Women Now! 2016 is the Pan African Women’s Summit on the framework of the International AIDS Conference 2016, which after sixteen years is back to Durban, South Africa. The primary goal of Women NOW! Was to bring together a broad diversity of leaders and emerging leaders who are concerned and working on women’s sexual health and development to influence the agenda at the International AIDS Conference (AIDS2016), and to impact institutional and community responses to HIV among Black Women around the world. An opportunity to assess the content and execution of the IAC for its meaningful inclusion of women’s and girls’ sexual & reproductive health and justice, especially women and girls of African descent, who bear the brunt of the HIV pandemic among women worldwide, was addressed during this three days of work and sisterhood. This summit addressed critical areas of concern for women’s human rights, through an intersectional lens, including key issues of race, economic status, gender equality, women’s empowerment, gender-based trauma and violence, and sexual and reproductive health, rights and justice.
A very good number of Sub-Saharan countries were represented, including leaders from USA, and strong young women from the Caribbean. This was one of the few spaces that I have ever been, where intersectionality between race, gender and HIV was addressed as the main issue, what allowed me to have a different perspective on HIV, and even though for many people this could be an excluding space because of race and/or gender, this was and still a pending conversation.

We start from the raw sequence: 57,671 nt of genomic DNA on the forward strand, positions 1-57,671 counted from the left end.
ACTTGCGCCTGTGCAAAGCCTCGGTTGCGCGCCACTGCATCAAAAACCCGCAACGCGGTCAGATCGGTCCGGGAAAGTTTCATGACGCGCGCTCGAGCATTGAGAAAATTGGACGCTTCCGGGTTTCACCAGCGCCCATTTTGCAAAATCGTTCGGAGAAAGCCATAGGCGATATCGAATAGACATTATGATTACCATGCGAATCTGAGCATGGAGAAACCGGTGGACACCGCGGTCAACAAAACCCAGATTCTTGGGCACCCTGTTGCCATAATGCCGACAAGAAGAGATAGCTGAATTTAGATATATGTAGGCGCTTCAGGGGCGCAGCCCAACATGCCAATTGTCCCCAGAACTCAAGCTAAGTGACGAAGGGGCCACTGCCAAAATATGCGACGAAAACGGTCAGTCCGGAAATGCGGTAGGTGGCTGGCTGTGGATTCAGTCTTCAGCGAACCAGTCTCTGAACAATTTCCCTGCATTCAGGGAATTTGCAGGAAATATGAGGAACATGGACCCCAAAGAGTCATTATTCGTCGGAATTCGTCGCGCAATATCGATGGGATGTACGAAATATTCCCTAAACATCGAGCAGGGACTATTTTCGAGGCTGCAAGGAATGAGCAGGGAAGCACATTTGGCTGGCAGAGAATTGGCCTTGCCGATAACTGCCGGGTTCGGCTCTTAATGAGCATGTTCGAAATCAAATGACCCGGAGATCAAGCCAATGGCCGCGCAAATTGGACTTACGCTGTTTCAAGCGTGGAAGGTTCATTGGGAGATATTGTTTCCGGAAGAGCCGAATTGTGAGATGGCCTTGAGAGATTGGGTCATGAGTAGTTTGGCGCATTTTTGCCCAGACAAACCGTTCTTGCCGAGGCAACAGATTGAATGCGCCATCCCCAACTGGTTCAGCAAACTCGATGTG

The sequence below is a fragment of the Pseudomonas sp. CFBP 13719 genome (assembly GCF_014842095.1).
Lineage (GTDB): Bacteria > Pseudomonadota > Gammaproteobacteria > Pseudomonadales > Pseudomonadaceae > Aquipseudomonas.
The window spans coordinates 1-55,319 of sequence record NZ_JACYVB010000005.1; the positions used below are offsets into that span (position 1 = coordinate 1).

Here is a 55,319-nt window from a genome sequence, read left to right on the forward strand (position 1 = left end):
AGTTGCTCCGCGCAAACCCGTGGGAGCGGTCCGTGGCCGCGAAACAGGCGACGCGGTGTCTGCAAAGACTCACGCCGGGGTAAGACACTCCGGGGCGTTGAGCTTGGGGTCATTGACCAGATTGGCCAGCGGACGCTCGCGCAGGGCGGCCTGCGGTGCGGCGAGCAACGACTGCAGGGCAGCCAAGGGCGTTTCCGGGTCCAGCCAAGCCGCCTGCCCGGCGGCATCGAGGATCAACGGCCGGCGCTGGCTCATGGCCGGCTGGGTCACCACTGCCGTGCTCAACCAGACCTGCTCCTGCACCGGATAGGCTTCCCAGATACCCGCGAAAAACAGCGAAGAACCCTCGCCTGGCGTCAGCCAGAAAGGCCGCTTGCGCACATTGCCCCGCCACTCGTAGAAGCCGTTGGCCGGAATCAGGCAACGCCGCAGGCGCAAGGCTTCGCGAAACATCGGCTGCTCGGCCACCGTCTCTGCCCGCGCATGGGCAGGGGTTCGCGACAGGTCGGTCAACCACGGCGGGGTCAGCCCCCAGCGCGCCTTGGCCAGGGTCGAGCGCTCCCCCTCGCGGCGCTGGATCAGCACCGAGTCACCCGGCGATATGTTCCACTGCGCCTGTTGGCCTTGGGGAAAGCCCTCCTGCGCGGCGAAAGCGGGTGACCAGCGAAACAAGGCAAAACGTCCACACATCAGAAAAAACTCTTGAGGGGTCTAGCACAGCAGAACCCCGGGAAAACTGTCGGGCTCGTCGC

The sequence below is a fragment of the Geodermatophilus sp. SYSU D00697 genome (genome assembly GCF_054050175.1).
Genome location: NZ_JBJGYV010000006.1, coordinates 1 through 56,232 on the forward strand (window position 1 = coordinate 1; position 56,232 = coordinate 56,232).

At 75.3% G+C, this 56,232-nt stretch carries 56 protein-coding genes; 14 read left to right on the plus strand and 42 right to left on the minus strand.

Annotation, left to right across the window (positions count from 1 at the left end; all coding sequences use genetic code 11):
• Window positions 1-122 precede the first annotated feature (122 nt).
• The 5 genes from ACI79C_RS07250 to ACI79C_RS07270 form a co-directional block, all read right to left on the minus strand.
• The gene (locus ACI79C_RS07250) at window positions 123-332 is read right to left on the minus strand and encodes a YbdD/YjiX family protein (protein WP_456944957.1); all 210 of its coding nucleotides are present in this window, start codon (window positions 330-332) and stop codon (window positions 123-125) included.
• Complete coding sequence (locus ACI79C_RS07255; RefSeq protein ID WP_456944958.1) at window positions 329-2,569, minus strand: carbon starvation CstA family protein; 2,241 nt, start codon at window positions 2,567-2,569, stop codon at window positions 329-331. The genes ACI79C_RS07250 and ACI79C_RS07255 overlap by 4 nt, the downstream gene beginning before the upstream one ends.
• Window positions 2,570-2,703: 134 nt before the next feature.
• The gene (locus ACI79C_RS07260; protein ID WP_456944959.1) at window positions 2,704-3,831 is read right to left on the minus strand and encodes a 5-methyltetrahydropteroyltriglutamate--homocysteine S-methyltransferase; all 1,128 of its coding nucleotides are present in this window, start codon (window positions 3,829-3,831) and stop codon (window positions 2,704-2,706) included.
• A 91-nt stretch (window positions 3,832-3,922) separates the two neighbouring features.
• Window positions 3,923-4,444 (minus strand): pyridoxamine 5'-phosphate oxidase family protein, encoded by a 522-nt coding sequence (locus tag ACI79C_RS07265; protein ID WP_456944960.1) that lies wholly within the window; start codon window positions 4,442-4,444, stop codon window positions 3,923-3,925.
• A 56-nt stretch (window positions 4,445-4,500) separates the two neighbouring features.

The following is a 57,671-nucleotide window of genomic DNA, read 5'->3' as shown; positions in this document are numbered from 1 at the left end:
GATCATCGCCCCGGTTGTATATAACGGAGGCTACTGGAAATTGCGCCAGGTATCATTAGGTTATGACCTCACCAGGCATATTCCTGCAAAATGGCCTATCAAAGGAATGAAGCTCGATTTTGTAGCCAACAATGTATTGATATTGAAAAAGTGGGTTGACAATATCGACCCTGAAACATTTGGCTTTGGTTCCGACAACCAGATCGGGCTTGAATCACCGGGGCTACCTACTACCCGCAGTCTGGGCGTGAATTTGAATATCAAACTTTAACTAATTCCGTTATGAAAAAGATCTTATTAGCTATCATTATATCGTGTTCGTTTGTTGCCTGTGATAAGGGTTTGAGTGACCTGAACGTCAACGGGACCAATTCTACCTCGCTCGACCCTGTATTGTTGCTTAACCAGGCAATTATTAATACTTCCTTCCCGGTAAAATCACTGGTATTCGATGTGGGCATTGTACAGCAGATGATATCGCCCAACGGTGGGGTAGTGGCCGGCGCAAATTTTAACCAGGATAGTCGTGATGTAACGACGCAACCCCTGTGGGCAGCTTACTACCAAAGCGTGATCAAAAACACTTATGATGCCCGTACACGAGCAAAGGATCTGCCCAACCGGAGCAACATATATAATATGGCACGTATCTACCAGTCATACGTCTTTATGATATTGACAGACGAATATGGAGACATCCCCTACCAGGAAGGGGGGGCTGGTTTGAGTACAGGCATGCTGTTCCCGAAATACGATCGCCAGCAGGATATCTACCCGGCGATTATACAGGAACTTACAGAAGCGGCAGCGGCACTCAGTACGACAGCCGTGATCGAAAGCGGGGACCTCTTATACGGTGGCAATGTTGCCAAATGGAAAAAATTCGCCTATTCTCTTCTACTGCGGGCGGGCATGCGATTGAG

There’s no denying that a big number, more than the 50% to be super conservative, of women living with HIV are black. Either you’re African, African- American, Afro-Caribbean, or any other identity in the Pan-African or African descendant spectrum and context, many of us, all around the world, look kind of the same. We know that the Sub-Saharan African countries have the highest number of infections, followed by the Caribbean. If we look at the USA statistic, black women represent more than the 65% of the total number of new HIV diagnosis among heterosexual women. This is why we need to be able to study more the race issue as a health determinant. We live our blackness in different ways according to our context, but this space allowed me to see how those differences came together as one, to deliver a response that understand all our complexity and diversity.
During this Pre Conference, we were able to meet Dr. Olive Shisana, AIDS 2016 Local Co-Chair, Princess Mukelile of Zulu the Nation, Musa Njoko an HIV positive musician and a big group of women leaders living with HIV. This event was well balanced between academic and performative sessions, with a good intergenerational conversations. We have the opportunity to learn how disconnected the agendas can be from the grassroots and how to implement powerful but simple initiatives that can change the life of young women, adolescents, girls and boys sexual education. I may say, this has been one of the best places during my journey at Durban, to feel the sisterhood, embrace our diversity and connect all together to move forward as one. We always have something new to learn from one to another.